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Bats build mental maps to recognise surroundings

The study proposes that template-based place recognition might underlie the sonar-based navigation known as echolocation that bats usually are known to use for navigating and finding food in the dark.   


Bats build mental maps to recognise surroundings

London: Bats observe and remember surroundings to form a mental map of their environment which, with their excellent spatial memory, enables them to navigate with ease to important locations including roosts and foraging grounds, says a study.

The study proposes that template-based place recognition might underlie the sonar-based navigation known as echolocation that bats usually are known to use for navigating and finding food in the dark. 

This would mean that the animals recognise places by remembering their echo signature, rather than their three-dimensional (3D) layout, the researchers said.

"The viability of a template-based approach to place recognition relies on two properties. One of these is that templates must allow for unique classification in order for places to be recognisable," said lead author Dieter Vanderelst, from the University of Antwerp in Belgium, who led the study as a research fellow at the University of Bristol in Britain.

"In other words, they must encode the bat's specific locations in space to allow it to recognise previously visited places," Vanderelst added.

To test their hypothesis, the team built an 'artificial bat', a device which contained ultrasonic microphones and an ultrasonic speaker acting as ears and mouth.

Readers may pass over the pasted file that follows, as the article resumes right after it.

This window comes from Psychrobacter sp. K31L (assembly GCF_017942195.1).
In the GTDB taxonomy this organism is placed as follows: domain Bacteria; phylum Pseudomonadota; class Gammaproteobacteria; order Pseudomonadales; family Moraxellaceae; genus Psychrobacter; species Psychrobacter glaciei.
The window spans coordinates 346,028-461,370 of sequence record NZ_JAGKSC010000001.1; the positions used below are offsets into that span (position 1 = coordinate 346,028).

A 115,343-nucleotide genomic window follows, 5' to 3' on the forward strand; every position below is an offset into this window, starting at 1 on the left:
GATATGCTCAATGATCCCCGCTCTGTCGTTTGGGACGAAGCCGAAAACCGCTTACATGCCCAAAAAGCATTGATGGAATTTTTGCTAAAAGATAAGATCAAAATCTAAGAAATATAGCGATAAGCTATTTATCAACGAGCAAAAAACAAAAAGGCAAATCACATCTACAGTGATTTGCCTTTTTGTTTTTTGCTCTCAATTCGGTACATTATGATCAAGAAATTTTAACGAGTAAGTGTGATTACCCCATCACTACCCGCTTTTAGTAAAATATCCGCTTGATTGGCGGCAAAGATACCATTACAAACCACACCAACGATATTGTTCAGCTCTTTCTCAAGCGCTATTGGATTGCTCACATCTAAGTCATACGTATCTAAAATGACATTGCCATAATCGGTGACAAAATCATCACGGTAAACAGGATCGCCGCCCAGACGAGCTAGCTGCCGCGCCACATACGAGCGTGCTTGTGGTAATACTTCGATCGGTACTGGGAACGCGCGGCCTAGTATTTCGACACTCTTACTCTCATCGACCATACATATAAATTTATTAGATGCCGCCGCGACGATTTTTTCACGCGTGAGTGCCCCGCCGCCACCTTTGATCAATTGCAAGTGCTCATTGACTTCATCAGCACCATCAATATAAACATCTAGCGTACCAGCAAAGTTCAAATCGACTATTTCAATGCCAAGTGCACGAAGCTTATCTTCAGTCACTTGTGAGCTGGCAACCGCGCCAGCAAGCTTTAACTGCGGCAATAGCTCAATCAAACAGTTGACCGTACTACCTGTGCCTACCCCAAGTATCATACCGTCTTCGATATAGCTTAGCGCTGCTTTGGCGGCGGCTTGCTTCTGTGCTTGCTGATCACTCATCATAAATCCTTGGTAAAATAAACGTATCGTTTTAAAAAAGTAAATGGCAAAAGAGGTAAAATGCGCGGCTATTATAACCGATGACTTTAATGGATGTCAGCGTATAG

Using this device, the researchers collected a large number of echoes from three different locations.

Data were collected along typical bat-flight heights of about two to three metres. Measurements from each location was gathered and stored by a computer integrated into the device. 

The team then assessed the templates from the data and found that the echoes returning from each place were unique enough for them to be used to recognise the location.

"Our method used the echoes without inferring the location or identity of objects, such as plants and trees, at each site," Vanderelst said.

The findings showed that bats can recognise places by remembering how they sound, rather than how they appear through the animals' 3D sonar imaging.

Further, the use of prominent landmarks might be an emergent feature of template-based place recognition.

"The prominence of a template's catchment area reflects how likely it is that the template will be observed and stored in a map during exploration suggesting that bats could use boulders as landmarks for mapping," Vanderelst explained, in the paper published in the journal eLife.

"This leads us to believe that cognitive mapping based on templates would show a natural preference to use such landmarks, as they return stronger and more recognisable echo signatures," Vanderelst concluded.
 

 

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